Madame makeover

Updated: 2011-12-30 07:42

By Ji Xiang (China Daily)

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Madame makeover

When asked what would be "the ultimate clothes to wear on the last day if 2012 saw the end of the world", beauty guru Yue-Sai Kan answers: "Red baby, wear red." [Provided to China Daily]

Beauty expert continues to help modernize the face of China

There is war-war, there is jaw-jaw, there is ping-pong and there are beauty contests. Yue-Sai Kan reckons that the Miss Universe competition is as good a vehicle as any for China to project soft power. Kan knows a thing or two about such matters, being the national director of Miss Universe China.

When Luo Zilin of China was named fourth runner-up in Miss Universe in Sao Paulo, Brazil, in September 2011, one of those in the audience cheering for her was Kan.

Kan has made a great effort in the past 20 years to modernize the image of China that is projected to the world, much of it through television. She first started a program called Looking East in 1978 with the aim of bridging the East and West. In 1984 she cooperated with State broadcaster China Central Television to make a live broadcast from China to the West. After that the Chinese government offered her a new TV series One World, believed to be the first time that a series was hosted by a Chinese American on national Chinese TV.

For Kan, who has residences in Shanghai and New York, the sheer scale of Miss Universe is reason enough to be enthusiastic about it. This year 10 million people worldwide are said to have watched the competition, in which competitors from nearly 90 countries took part. "We keep talking about the soft power of the Chinese around the world," Kan says. "Here it is, a perfectly unpolitical situation where we can showcase our soft power. Why don't we pay more attention to this? This is one of the few competitions in the world where we can wave our Chinese flag and bring glory to China."

Miss Universe China, she believes, is a great chance to demonstrate that the country is capable of running global competitions and that with the proper training young Chinese women have what it takes to gain international recognition.

When Luo Zilin did her stint for Chinese diplomacy this year, she achieved another notable feat: Putting one more stake into the heart of the notion that China is devoid of tall beauties. Luo (1.83 meters), even if she does not quite measure up to the basketballer Yao Ming (2.29 meters), had delivered that message to a huge audience.

While Kan is delighted with the overseas numbers who watched Miss Universe this year, the sad part for her is that for all the impressive numbers abroad, so few Chinese are aware of the pageant and of its importance. She wishes the competition was televised live on the Chinese mainland.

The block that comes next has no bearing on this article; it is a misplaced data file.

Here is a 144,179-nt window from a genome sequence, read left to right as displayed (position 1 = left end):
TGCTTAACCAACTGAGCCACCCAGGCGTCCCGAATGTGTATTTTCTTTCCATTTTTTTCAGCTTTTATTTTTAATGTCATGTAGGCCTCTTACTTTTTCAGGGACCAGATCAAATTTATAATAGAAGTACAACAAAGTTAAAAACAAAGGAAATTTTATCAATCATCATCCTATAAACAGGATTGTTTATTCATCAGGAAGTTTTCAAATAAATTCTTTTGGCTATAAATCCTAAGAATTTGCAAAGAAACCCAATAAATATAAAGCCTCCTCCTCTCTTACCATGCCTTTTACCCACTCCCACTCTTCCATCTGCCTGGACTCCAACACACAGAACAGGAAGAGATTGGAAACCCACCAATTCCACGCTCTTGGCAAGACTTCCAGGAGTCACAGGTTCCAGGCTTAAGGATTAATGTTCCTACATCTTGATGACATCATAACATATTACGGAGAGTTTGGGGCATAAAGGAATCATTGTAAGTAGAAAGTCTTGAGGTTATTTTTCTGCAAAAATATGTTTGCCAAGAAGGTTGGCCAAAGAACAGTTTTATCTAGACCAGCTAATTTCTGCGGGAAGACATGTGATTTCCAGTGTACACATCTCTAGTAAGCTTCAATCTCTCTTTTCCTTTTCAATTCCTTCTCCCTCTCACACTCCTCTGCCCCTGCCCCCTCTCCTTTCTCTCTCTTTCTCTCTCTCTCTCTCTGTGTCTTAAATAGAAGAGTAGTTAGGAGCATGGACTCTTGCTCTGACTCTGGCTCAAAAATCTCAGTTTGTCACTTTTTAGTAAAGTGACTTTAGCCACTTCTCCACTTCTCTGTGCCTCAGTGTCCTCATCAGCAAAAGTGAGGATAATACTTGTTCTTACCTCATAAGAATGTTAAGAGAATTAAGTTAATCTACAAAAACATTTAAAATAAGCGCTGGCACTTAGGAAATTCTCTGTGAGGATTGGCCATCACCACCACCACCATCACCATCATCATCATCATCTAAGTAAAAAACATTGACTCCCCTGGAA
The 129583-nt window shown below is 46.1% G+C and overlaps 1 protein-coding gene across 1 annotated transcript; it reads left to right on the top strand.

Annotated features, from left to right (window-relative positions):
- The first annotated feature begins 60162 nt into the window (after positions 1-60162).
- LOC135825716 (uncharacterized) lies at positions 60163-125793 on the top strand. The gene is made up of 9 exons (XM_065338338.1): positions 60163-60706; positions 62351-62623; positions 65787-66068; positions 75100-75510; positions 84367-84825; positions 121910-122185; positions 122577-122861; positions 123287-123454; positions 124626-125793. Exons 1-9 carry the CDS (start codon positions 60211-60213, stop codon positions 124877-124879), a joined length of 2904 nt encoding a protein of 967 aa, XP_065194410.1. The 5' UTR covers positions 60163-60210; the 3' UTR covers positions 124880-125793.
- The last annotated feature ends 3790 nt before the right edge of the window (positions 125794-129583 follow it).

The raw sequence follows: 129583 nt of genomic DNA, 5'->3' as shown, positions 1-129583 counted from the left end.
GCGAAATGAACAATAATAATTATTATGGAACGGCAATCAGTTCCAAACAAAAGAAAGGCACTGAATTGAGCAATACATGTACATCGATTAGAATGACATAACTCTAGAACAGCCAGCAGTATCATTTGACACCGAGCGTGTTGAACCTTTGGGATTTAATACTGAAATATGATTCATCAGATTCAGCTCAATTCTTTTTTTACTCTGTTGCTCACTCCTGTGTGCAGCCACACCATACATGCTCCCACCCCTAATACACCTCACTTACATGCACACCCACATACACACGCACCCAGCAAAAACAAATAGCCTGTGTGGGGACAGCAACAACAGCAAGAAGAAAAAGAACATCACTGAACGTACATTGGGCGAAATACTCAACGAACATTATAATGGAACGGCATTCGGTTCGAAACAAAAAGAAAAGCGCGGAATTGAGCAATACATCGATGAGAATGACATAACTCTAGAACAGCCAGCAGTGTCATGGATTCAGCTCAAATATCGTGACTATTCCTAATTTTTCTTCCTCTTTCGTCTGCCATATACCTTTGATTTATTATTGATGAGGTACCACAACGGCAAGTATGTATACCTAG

Being in the media industry for years, Kan is highly pragmatic in the way she views beauty contests. "Miss Universe China is a business, a beauty business. We are able to highlight our products," she says.

In 1992 she founded a cosmetics company in her own name, saying there was a dearth of cosmetics suitable for Asian skin tones. Imported products have never come up to the mark, she says, and she stores great importance in having her products tested on Asian skins. By 2003, the company was generating annual revenues of nearly $50 million (38 million euros) before it was sold to cosmetics giant L'Oreal in May 2004.

Issues of beauty and climate bring in at least a couple of other compass points too, as is the case in looking at the demands of Chinese when it comes to cosmetics. A skin care product that Kan has on the market tries to meet one such demand by deftly taking care of the diverse needs of northerners and southerners in one fell swoop. The geographic dissimilarities are well tested in the market, northerners preferring oily cream foundations to protect their skin against harsh weather, but southerners opting for powders for liquids.

Beauty is, of course, more than skin deep, and cosmetics can never be the complete answer. "Without health, how can you be talking about beauty?" Kan says. She then rattles off a quick-fire recipe for healthy living, something she has no doubt done countless times before. "Sleep eight hours a day; don't go into the sun; cut down on sweets, carbohydrates and fried food. All these cost nothing but can make you really healthier."

One of Kan's large spread interests is writing books. She has written several on the subject of how to attain one's style and beauty, including one for men. Another was about home decorating, and yet another book is in the works.

"It will give more training to make you an outstanding international lady, just as we train Miss Universe China. All the tricks will be there. It will cover new areas even about how to pose in front of a camera and how to answer questions when asked," Kan says.

She is also well-known as a humanitarian. Through her work with charitable organizations she has supported thousands of people, many she has never met. She says she feels most gratified when someone comes up to her and says, "You may not know me, but I was one of the recipients of your scholarship."

Recently she set up China Beauty Fund with the Soong Ching Ling Foundation, the group named after the wife of Sun Yat-sen. At the fund's next big charity event, Miss China's table will cost 250,000 yuan.

"Beauty is power, and celebrities can do a lot of good," Kan says.